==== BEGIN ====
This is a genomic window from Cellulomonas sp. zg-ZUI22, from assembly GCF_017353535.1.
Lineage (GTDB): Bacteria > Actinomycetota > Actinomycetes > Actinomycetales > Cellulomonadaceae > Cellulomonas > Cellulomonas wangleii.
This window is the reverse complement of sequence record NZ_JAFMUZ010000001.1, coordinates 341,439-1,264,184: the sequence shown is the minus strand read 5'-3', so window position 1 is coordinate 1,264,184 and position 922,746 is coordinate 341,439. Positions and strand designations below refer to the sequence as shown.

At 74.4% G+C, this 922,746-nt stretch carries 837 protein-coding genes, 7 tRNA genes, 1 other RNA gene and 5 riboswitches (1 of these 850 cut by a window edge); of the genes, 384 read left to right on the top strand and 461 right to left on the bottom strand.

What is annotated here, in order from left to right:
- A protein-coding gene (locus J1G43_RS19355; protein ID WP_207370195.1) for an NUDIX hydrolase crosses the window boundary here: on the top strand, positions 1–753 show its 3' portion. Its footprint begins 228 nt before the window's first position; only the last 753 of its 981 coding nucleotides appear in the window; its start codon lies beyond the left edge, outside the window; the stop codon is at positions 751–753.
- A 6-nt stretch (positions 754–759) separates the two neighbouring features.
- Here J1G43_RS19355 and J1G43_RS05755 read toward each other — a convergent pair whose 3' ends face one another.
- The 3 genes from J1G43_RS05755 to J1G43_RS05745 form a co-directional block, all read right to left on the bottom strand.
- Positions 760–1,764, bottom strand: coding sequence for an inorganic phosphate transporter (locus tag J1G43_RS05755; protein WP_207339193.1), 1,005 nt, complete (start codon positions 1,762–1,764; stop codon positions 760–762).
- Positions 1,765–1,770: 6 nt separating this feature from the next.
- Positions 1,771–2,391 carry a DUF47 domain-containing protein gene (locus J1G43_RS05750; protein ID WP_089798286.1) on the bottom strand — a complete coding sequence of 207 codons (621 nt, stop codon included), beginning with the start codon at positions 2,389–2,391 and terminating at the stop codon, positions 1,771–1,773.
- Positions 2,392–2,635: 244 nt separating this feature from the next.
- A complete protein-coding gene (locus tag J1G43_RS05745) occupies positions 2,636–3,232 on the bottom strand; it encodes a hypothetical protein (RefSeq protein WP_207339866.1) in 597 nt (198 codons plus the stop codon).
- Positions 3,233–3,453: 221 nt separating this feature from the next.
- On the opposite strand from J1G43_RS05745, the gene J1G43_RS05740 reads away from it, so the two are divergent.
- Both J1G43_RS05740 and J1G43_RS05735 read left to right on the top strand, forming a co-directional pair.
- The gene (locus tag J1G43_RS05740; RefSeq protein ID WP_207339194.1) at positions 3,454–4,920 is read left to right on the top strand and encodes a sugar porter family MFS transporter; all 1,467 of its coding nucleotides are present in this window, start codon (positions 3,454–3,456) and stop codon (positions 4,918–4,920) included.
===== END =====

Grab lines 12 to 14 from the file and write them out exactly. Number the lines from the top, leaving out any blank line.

- Positions 1,771–2,391 carry a DUF47 domain-containing protein gene (locus J1G43_RS05750; protein ID WP_089798286.1) on the bottom strand — a complete coding sequence of 207 codons (621 nt, stop codon included), beginning with the start codon at positions 2,389–2,391 and terminating at the stop codon, positions 1,771–1,773.
- Positions 2,392–2,635: 244 nt separating this feature from the next.
- A complete protein-coding gene (locus tag J1G43_RS05745) occupies positions 2,636–3,232 on the bottom strand; it encodes a hypothetical protein (RefSeq protein WP_207339866.1) in 597 nt (198 codons plus the stop codon).